Ken reveals the most jaw-dropping Oscar ceremony in history. The winners, the losers, the blunders, the fashions, the politics, the red carpet, the facelifts, the glamour, the whole self-important ego-palooza. Join Ken for Hollywood's finest hour and most embarrassing moment.
Ken reveals his favorite rom coms and why you need to see them. Some you know, but others you might not. Find out what you’re missing. For anyone who likes to laugh or swoon. Also, he’ll be introducing you to a very young Albert Brooks. And finally, Ken comes clean on his recent appearances on CNN.
The Magic Kingdom is this week’s theme and Ken has an expert who will give you helpful tips and secrets on how to make your stay at Disneyland or Disney World the best vacation ever. When is the best time to go? How is the best way to get on your favorite rides? Did any famous celebrities work there? And what don’t you see when you go to one of the Disney parks? Also, Ken shares some of his memories of Disneyland and how he heard his dear sweet grandmother drop the F-bomb for the first time.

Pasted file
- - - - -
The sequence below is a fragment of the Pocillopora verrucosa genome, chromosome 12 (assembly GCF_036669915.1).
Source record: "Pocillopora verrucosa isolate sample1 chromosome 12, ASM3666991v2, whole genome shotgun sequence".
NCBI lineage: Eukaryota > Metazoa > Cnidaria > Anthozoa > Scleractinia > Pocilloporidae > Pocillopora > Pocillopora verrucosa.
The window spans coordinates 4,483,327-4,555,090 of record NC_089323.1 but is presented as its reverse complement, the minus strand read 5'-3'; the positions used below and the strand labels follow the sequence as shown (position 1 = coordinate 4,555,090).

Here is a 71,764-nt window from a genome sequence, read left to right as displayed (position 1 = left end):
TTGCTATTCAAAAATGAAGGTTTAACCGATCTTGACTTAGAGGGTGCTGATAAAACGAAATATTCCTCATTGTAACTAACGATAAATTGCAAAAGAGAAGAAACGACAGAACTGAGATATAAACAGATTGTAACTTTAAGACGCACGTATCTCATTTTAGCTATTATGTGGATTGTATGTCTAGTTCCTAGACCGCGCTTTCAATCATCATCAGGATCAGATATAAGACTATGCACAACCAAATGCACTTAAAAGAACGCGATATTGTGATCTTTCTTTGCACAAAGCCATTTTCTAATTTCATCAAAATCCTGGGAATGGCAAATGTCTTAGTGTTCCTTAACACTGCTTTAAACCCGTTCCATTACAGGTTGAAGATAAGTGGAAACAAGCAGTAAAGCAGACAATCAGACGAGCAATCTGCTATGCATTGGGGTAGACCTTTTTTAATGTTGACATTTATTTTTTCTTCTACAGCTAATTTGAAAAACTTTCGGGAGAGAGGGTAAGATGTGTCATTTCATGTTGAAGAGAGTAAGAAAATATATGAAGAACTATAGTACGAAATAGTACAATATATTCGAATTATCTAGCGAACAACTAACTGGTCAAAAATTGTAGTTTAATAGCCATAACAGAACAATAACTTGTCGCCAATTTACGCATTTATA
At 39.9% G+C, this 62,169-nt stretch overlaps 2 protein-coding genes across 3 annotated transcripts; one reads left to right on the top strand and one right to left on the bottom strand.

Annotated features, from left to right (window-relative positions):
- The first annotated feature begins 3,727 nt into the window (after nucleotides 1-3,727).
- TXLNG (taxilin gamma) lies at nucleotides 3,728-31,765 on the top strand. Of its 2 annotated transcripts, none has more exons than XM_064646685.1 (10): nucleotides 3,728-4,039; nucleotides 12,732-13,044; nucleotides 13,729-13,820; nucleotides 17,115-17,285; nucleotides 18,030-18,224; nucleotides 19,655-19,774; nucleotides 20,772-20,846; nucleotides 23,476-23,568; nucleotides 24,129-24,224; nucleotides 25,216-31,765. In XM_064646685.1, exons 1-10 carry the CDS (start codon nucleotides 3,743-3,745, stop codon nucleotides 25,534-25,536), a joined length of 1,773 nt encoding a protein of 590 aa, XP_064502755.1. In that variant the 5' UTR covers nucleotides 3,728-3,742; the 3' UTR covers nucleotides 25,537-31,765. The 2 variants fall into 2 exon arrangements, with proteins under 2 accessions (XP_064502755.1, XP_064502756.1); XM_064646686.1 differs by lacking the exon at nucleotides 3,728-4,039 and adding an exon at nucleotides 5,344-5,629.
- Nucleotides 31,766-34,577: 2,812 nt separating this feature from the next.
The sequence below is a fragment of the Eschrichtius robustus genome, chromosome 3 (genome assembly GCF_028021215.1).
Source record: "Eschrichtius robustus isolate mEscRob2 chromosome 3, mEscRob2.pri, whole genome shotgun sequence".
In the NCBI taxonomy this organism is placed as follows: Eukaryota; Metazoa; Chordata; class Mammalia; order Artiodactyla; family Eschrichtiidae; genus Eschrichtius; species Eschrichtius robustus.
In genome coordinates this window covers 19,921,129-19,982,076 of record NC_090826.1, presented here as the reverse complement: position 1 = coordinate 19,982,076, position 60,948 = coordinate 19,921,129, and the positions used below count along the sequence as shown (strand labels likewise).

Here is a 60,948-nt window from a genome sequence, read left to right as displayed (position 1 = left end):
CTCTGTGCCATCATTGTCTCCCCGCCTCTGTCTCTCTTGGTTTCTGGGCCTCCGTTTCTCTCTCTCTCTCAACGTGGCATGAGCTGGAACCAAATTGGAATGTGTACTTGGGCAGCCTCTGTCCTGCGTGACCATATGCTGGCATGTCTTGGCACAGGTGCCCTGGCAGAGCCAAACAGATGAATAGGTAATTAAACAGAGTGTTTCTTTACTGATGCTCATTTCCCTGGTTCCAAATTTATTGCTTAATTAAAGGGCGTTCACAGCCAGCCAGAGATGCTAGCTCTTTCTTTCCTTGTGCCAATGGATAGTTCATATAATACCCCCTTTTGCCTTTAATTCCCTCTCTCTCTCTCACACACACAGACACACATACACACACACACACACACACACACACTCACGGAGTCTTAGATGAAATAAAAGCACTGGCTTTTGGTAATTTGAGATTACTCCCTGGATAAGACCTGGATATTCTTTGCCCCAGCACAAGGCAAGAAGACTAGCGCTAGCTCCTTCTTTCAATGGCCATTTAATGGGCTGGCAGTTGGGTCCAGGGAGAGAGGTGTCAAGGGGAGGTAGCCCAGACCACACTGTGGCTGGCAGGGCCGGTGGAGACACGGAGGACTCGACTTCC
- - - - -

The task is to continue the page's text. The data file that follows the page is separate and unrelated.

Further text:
In this episode Ken tells about the Valentine’s Day he spent with Beyonce that resulted in them both getting a hepatitis shot. Also, for writers everywhere, Ken gives tips on how to write better more effective dialogue. And finally, a salute to all your favorite songs that last five seconds.
Ken reveals what the Netflix algorithm thinks he wants to watch--we can't explain it, but the really think he wants to see Escorts, Love Actually, and Zootopia. Ok, maybe he does actually want to watch Escorts. And just think about what those "smart" algorithms think people who've been searching "golden showers" lately want to watch. Ken also talks about a fateful day in radio that made the staff consider murdering him. He takes the opportunity to publicly apologize for a stunt he played on a big-time DJ many moons ago. Plus, he tells the craziest audience testing story ever. Finally, Ken interviews the amazing voice of the Mets, Rangers, and UCLA (we are tired just typing that), Josh Lewin. Enjoy!
As if Ken Levine didn't offer you enough with his blog and podcast, now he's offering you tips on getting more laughs. Ken teaches comedy writing, and this episode is begins with some thoughts on whether you can teach people how to be funny (spoiler alert: not really). Even though you probably have to be born humorous, you can learn how to refine your existing comedic sensibility. He also shares the crazy casting story ever! David Isaacs and Ken Levine were casting a pilot, and things got a little wild (let's just say there was nudity involved).Plus, hear a clip that is essentially a master class in comedic timing.